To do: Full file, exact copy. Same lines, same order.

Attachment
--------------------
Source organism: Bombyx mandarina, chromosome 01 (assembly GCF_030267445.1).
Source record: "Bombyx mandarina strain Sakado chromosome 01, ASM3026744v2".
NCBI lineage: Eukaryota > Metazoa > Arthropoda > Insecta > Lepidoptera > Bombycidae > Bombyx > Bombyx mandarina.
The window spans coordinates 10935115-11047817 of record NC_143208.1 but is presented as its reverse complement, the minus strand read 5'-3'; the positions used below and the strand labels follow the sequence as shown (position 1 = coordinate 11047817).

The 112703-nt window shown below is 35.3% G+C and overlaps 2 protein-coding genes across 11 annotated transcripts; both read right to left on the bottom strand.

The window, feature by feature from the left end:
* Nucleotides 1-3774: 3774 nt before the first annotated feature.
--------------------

Source organism: Bombyx mandarina, chromosome 01 (assembly GCF_030267445.1).
Source record: "Bombyx mandarina strain Sakado chromosome 01, ASM3026744v2".
NCBI lineage: Eukaryota > Metazoa > Arthropoda > Insecta > Lepidoptera > Bombycidae > Bombyx > Bombyx mandarina.
The window spans coordinates 10935115-11047817 of record NC_143208.1 but is presented as its reverse complement, the minus strand read 5'-3'; the positions used below and the strand labels follow the sequence as shown (position 1 = coordinate 11047817).

The 112703-nt window shown below is 35.3% G+C and overlaps 2 protein-coding genes across 11 annotated transcripts; both read right to left on the bottom strand.

The window, feature by feature from the left end:
* Nucleotides 1-3774: 3774 nt before the first annotated feature.